Drivers across Michigan are frustrated with the state of the roads.
"I think they're terrible," says Bethanne Jenks.
She navigates potholes too much, and she wants a fix.
"I feel like there should be some sort of money to go fix them," she says.
That money is on the way... slowly. But because of a lack of funding until this year, now close to half of Ingham county's roads are in "poor condition." That's common in counties across the state. But with increased funding starting this year through 2021, counties across the state will be able to put in significant work in coming years.
"I would think most county road agencies would think of this as a lifeline that was tossed," claims Bill Conklin of the Ingham County Road Commission.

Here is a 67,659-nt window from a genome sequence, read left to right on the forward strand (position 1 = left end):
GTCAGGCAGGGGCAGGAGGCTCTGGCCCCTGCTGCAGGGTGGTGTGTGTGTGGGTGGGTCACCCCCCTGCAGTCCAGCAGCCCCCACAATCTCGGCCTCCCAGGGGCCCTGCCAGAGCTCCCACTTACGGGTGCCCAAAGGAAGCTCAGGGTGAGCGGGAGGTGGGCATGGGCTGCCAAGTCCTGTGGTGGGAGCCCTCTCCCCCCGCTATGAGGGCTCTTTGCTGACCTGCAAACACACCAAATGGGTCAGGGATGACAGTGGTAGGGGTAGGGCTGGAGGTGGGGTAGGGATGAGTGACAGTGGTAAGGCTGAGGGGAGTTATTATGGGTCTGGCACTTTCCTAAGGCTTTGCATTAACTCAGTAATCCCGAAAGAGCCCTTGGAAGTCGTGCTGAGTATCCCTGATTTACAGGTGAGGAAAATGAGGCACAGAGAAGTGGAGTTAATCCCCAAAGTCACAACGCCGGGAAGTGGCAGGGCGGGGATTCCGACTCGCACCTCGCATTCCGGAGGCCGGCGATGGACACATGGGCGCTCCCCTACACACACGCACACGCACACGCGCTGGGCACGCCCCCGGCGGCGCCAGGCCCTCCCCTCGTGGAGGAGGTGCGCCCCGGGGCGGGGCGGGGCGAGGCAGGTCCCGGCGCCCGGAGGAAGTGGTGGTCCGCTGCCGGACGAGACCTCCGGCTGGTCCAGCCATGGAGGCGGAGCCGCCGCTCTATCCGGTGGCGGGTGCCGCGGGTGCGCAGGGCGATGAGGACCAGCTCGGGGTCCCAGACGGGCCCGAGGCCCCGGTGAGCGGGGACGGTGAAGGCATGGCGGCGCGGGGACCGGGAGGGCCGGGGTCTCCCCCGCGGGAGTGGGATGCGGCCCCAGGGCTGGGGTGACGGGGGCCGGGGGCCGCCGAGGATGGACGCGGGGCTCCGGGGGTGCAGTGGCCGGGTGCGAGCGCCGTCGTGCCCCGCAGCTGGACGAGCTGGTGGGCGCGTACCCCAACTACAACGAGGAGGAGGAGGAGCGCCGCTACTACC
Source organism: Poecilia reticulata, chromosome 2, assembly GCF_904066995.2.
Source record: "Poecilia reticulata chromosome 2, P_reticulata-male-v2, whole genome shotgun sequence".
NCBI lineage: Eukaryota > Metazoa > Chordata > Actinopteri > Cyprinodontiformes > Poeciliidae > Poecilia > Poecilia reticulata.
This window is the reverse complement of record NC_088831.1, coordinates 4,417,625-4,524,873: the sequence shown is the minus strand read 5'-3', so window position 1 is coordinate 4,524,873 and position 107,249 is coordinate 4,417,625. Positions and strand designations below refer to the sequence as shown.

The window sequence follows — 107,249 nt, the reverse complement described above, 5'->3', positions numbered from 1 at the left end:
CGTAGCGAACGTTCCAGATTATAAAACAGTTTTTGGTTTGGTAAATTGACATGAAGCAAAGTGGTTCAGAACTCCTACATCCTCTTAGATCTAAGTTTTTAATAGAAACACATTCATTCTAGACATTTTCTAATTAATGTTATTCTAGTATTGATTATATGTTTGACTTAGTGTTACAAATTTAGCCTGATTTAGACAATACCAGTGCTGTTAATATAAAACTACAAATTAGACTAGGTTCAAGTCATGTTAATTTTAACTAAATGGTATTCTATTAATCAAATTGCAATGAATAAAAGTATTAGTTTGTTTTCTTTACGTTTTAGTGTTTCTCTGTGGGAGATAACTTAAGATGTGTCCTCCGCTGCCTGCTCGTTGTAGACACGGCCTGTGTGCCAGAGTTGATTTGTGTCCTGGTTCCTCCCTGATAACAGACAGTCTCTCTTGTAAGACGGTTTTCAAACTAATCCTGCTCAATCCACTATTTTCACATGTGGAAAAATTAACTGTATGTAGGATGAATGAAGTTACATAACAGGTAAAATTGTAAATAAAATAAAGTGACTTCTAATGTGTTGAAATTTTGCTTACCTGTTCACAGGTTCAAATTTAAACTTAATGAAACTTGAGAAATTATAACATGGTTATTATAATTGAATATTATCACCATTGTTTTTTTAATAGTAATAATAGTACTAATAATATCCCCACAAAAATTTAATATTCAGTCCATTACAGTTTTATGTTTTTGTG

This is the first year that lifeline will go to road commissions as each of the 83 across Michigan will get a roughly 25% bump in funding.
But it own't be until next year when it increases by another 25% that roads will get serious work.
"That'll be a 50% increase for us for 2018," explains Conklin, "that's when we'll really be able to get caught up on our maintenance and start to get more of our roads in good condition."
Conklin says right now only a quarter of the roads are in "good condition" and need no work, but it's the 50% that are in "poor condition" that bother drivers.
"When your whole small car can get gobbled up in one pothole, you know it's pretty bad," laughs Jenks.
But with major work still more than a year away, drivers will have to keep dodging potholes until then.